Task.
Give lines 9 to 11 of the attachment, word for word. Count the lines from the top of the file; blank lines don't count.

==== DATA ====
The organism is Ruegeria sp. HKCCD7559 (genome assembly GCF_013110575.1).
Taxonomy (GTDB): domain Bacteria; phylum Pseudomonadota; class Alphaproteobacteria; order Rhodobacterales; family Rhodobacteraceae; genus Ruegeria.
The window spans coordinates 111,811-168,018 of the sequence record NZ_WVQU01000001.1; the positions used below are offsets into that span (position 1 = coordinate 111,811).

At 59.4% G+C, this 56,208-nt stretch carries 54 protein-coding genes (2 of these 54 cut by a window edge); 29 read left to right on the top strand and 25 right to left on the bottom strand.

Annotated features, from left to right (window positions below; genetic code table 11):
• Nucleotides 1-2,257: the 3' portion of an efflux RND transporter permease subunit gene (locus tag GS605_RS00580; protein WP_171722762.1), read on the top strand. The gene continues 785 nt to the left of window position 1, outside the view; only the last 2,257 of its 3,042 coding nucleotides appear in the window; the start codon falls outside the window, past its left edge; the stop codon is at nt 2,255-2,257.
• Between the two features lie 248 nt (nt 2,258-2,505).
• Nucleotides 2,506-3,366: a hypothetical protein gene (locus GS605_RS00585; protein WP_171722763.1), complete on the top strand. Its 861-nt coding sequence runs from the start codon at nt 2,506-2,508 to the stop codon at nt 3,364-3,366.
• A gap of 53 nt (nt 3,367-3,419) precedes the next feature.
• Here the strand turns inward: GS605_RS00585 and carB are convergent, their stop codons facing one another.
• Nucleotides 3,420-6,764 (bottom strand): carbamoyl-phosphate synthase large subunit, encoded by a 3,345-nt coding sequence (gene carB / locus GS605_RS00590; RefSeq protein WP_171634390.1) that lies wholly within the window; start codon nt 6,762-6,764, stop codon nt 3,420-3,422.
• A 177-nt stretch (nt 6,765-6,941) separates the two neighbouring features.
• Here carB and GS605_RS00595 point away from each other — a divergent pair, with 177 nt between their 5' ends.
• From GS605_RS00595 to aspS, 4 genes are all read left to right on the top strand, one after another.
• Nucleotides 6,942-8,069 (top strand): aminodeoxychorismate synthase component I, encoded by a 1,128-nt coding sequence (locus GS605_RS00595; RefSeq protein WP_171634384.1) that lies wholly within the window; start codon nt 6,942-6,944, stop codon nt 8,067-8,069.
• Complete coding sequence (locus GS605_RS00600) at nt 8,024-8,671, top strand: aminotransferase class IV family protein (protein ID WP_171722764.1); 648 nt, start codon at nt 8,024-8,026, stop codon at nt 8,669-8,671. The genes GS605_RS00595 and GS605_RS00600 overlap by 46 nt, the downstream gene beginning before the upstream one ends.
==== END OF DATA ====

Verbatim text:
• A gap of 53 nt (nt 3,367-3,419) precedes the next feature.
• Here the strand turns inward: GS605_RS00585 and carB are convergent, their stop codons facing one another.
• Nucleotides 3,420-6,764 (bottom strand): carbamoyl-phosphate synthase large subunit, encoded by a 3,345-nt coding sequence (gene carB / locus GS605_RS00590; RefSeq protein WP_171634390.1) that lies wholly within the window; start codon nt 6,762-6,764, stop codon nt 3,420-3,422.